“What? Revoked? That’s insane. We have come so far with this. Offer came in October, you filed your visa in November, which took full four months and landed in our hands in February. Mysha and I had to undergo medicals again in Delhi, 4 days back we filled for her and my visas. We have sold everything we possessed in Hyderabad. You have resigned twice in Accenture. All my boxes are lying at my parents’ place, here in Kanpur. Your suitcases are packed to fly to NZ, and you tell me you aren’t going?” I just had to quote and stress each line. It may be a line in writing, but in action it was a much more painful and demanding task.
“Summy calm down. I know it’s huge, but this is what it is. We’ll figure it out. I trust Allah, he always has plans.” said Shahzeel, the believer.
There was a huge crash of plans and I could not pull myself from the debris. To add to our distress, Mysha and my visas came over in just a weeks’ time. What should we have done with them then? Destiny was acting spiteful.
Meanwhile Shahzeel started looking for other opportunities. He had 40 days before his second set of notice period ended. He was sure he did not want to be part of Accenture and honestly, we didn’t expect the company to rehire him, given the man left them twice in last six months. I was very disheartened with the proceedings, but Shahzeel was still composed. When I checked what made him stay grounded, he said – “Allah ne hi karaya tha, Allah hi karwayega. Kal kuch nahi tha tab bhi nikal aaye, aaj toh bahut kuch hai.” He said the last 5 words while looking at Aaraaf and Mysha. I trusted him and bigger HIM and in just few days things started to unfold.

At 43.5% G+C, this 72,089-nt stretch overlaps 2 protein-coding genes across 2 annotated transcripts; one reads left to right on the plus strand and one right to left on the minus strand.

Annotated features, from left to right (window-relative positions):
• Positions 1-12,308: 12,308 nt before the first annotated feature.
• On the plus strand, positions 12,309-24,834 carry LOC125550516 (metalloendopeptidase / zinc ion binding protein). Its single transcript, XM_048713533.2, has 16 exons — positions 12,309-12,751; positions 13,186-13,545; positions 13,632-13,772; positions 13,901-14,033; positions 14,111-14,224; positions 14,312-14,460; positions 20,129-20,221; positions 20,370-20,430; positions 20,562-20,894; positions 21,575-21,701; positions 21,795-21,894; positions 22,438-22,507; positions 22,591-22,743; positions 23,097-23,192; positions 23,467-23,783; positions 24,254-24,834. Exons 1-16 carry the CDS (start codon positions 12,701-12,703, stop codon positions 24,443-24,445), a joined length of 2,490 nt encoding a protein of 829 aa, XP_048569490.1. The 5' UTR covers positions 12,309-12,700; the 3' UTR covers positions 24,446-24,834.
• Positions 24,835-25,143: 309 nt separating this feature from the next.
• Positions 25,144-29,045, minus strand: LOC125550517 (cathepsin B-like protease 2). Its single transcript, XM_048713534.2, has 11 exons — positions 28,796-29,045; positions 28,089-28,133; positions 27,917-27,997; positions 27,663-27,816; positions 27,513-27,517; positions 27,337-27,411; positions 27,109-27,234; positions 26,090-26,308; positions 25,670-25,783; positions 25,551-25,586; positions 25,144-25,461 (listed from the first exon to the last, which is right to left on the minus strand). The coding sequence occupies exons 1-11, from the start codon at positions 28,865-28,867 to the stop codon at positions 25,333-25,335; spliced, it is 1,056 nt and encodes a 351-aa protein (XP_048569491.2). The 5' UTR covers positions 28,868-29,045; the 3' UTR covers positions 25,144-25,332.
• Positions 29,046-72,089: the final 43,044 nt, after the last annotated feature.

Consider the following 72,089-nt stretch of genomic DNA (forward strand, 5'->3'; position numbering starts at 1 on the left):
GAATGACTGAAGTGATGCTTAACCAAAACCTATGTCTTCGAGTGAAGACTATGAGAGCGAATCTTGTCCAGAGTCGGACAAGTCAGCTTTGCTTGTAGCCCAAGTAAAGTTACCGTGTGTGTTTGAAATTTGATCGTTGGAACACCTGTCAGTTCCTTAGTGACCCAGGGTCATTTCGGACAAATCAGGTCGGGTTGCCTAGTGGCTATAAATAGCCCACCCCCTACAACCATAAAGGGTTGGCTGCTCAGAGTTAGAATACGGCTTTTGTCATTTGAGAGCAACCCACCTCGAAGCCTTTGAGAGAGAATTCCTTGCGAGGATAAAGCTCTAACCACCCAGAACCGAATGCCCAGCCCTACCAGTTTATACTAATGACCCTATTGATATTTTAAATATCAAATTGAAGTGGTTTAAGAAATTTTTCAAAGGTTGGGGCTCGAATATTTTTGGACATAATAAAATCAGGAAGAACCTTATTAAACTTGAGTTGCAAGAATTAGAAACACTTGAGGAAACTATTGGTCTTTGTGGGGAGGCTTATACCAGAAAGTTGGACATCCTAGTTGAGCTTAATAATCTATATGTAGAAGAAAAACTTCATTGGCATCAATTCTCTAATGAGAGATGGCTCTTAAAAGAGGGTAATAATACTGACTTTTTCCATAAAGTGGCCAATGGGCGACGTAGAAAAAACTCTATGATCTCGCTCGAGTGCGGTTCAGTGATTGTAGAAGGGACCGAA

Our ship had hit the rock bottom and it was then that it started rising. As Farmlands couldn’t hire Shahzeel due to their company policy being changed, they recommended him to one of its IT partner – a company named Fusion5 –, which was looking for CRM Consultants at that hour. In the attempt to look for options, Shahzeel got an interview fixed with PowerObjects. PowerObjects is a US-based company providing Microsoft CRM Dynamics services, acquired by HCL last October. Next two weeks were jam packed with interviews and as destiny might like it, he nailed them both! From having none, he now had two lucrative offers. One was to take us to a new adventure in Fusion5 in an unknown country; the other was to take us back to Hyderabad with HCL. After few insane non-ending discussions, interpretations, pros and cons’ list made, he picked HCL, the known devil over an unknown angel. HCL offered him a role of a lifetime. PowerObjects aims at forming its own team and Shahzeel will be responsible for that in India. He has to design a framework, a team, and the whole foundation has to be built. Now it’s on him where he takes it; he makes it or breaks it. In a corporate structure, you need to invest minimum 2-3 year to be promoted from an AM to a Manager and he covered it in precisely 6 months. His prayers worked for us, have always worked.